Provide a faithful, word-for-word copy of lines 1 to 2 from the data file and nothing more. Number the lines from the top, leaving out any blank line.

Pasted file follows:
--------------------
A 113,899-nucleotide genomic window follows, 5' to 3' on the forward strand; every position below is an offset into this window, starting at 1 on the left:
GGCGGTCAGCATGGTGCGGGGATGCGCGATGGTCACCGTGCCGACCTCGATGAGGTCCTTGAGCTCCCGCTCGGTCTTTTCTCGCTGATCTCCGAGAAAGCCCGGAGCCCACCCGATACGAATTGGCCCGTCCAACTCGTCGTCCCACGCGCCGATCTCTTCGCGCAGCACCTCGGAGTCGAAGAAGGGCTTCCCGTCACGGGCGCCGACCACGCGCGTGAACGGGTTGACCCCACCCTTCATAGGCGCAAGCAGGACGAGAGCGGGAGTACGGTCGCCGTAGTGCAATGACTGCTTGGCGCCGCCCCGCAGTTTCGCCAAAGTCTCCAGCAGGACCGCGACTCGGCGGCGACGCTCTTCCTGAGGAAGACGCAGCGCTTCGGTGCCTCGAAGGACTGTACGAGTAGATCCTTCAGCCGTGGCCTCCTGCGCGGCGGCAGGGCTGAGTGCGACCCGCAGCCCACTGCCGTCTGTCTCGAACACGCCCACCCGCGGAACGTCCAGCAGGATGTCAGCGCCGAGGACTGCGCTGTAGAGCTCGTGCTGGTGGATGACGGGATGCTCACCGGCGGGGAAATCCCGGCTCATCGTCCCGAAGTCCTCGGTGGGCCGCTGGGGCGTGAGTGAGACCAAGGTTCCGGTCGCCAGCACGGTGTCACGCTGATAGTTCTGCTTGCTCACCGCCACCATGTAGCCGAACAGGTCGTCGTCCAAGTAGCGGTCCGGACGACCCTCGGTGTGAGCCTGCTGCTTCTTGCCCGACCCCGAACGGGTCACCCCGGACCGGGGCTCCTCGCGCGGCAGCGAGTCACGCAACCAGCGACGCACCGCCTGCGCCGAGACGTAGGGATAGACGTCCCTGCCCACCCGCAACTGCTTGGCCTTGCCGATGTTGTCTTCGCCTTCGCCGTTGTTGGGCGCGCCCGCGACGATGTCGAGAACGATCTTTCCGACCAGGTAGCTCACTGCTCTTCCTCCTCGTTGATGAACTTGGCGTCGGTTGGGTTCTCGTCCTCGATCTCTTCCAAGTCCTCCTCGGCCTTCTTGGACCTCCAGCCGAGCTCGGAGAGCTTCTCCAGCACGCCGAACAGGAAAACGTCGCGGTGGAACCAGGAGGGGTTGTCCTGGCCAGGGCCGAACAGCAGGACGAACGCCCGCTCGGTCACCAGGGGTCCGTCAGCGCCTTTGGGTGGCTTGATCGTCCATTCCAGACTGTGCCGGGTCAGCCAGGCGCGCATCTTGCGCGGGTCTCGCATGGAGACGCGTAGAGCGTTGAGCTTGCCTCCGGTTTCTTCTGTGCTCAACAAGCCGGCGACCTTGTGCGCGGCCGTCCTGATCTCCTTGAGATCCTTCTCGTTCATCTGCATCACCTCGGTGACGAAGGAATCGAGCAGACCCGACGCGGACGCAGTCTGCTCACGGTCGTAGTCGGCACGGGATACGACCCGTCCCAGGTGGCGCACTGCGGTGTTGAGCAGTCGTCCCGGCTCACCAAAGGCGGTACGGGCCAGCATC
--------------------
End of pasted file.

A 113,899-nucleotide genomic window follows, 5' to 3' on the forward strand; every position below is an offset into this window, starting at 1 on the left:
GGCGGTCAGCATGGTGCGGGGATGCGCGATGGTCACCGTGCCGACCTCGATGAGGTCCTTGAGCTCCCGCTCGGTCTTTTCTCGCTGATCTCCGAGAAAGCCCGGAGCCCACCCGATACGAATTGGCCCGTCCAACTCGTCGTCCCACGCGCCGATCTCTTCGCGCAGCACCTCGGAGTCGAAGAAGGGCTTCCCGTCACGGGCGCCGACCACGCGCGTGAACGGGTTGACCCCACCCTTCATAGGCGCAAGCAGGACGAGAGCGGGAGTACGGTCGCCGTAGTGCAATGACTGCTTGGCGCCGCCCCGCAGTTTCGCCAAAGTCTCCAGCAGGACCGCGACTCGGCGGCGACGCTCTTCCTGAGGAAGACGCAGCGCTTCGGTGCCTCGAAGGACTGTACGAGTAGATCCTTCAGCCGTGGCCTCCTGCGCGGCGGCAGGGCTGAGTGCGACCCGCAGCCCACTGCCGTCTGTCTCGAACACGCCCACCCGCGGAACGTCCAGCAGGATGTCAGCGCCGAGGACTGCGCTGTAGAGCTCGTGCTGGTGGATGACGGGATGCTCACCGGCGGGGAAATCCCGGCTCATCGTCCCGAAGTCCTCGGTGGGCCGCTGGGGCGTGAGTGAGACCAAGGTTCCGGTCGCCAGCACGGTGTCACGCTGATAGTTCTGCTTGCTCACCGCCACCATGTAGCCGAACAGGTCGTCGTCCAAGTAGCGGTCCGGACGACCCTCGGTGTGAGCCTGCTGCTTCTTGCCCGACCCCGAACGGGTCACCCCGGACCGGGGCTCCTCGCGCGGCAGCGAGTCACGCAACCAGCGACGCACCGCCTGCGCCGAGACGTAGGGATAGACGTCCCTGCCCACCCGCAACTGCTTGGCCTTGCCGATGTTGTCTTCGCCTTCGCCGTTGTTGGGCGCGCCCGCGACGATGTCGAGAACGATCTTTCCGACCAGGTAGCTCACTGCTCTTCCTCCTCGTTGATGAACTTGGCGTCGGTTGGGTTCTCGTCCTCGATCTCTTCCAAGTCCTCCTCGGCCTTCTTGGACCTCCAGCCGAGCTCGGAGAGCTTCTCCAGCACGCCGAACAGGAAAACGTCGCGGTGGAACCAGGAGGGGTTGTCCTGGCCAGGGCCGAACAGCAGGACGAACGCCCGCTCGGTCACCAGGGGTCCGTCAGCGCCTTTGGGTGGCTTGATCGTCCATTCCAGACTGTGCCGGGTCAGCCAGGCGCGCATCTTGCGCGGGTCTCGCATGGAGACGCGTAGAGCGTTGAGCTTGCCTCCGGTTTCTTCTGTGCTCAACAAGCCGGCGACCTTGTGCGCGGCCGTCCTGATCTCCTTGAGATCCTTCTCGTTCATCTGCATCACCTCGGTGACGAAGGAATCGAGCAGACCCGACGCGGACGCAGTCTGCTCACGGTCGTAGTCGGCACGGGATACGACCCGTCCCAGGTGGCGCACTGCGGTGTTGAGCAGTCGTCCCGGCTCACCAAAGGCGGTACGGGCCAGCATC